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Bonds that seek to tie, with strings

So Danny Alexander has announced that the Scottish Government is to have the power to issue its own bonds.

What are voters to make of that?

The Chief Secretary to the Treasury, echoed by the Chancellor, has claimed the announcement underlines the UK Government's commitment to maximising the benefits of the Union and, at first sight, it appears to be a positive endorsement of devolution in the midst of what has become an increasingly bitter and negative battle of wits between the pro-independence and pro-Union camps.

That impression does not hold up to scrutiny, however. The fact that the UK Government has declined to increase the Scottish Government's overall borrowing ceiling of £2.2 billion shows that this is no lavish endorsement of greater devolution.

By emphasising the higher costs Scotland would likely face going directly to the capital markets rather than through the National Loans Fund (which allows the Scottish Government to benefit from the UK's low cost of borrowing), the announcement is revealed as another tactical act. It is designed to emphasise the economic risks of independence.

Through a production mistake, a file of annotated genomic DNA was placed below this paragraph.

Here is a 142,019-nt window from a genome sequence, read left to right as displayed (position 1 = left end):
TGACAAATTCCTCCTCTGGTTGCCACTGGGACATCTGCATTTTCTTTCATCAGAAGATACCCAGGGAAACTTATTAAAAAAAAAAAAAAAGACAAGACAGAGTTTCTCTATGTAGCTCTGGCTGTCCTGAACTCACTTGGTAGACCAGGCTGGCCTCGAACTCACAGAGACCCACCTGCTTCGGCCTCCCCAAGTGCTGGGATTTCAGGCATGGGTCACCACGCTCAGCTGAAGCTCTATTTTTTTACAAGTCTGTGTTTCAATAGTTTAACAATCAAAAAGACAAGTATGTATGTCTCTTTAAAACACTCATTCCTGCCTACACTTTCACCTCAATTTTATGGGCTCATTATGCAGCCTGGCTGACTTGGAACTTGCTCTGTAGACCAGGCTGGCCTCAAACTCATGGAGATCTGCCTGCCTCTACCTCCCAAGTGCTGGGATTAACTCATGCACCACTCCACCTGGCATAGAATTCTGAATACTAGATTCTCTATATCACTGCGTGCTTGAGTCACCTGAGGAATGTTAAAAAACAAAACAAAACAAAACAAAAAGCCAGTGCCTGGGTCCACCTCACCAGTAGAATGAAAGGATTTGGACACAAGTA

If anyone were in any doubt on that point, the Chief Secretary added that the tax powers in the Scotland Act would provide "an independent source of revenue to support borrowing costs", a provocative hint that, to pay interest on its debt, the Scottish Government (under devolution or independence) would have to raise taxes.

Hence the mirage of positivity shimmers away to nothing. The announcement is an attempt by the UK Government to drive home its advantage over Mr Salmond, who has been wrong-footed over his plans for currency union, rejected by the Conservatives, Liberal Democrats and Labour last week. That skirmish, the most important of the campaign so far, has increased the sense of uncertainty over the economics of independence.

That Scotland would face higher borrowing costs than the UK Government is hard to refute, since Scotland, never having had the power to borrow directly from the capital markets before, would have no track record of credit worthiness to draw upon. If it would be expensive for a devolved Scotland to borrow, the UK Government is warning, imagine the cost under independence. It would reassure the markets somewhat if Scotland were guaranteed to be part of a UK currency union, but that is now looking highly unlikely.

The subtext of this announcement is negative and distasteful in talking down Scotland as a capital risk. Yet, for all that, the key point - that an independent Scotland would likely face higher borrowing costs - has validity and UK ministers cannot be expected to stay mute on that point, given the best-case-scenario version of independence economics frequently put forward by the First Minister.

This debate has rarely been friendly, constructive or positive of late, but it has had the advantage of putting under scrutiny key planks of the independence project. Uncomfortable as that may be, it is necessary.

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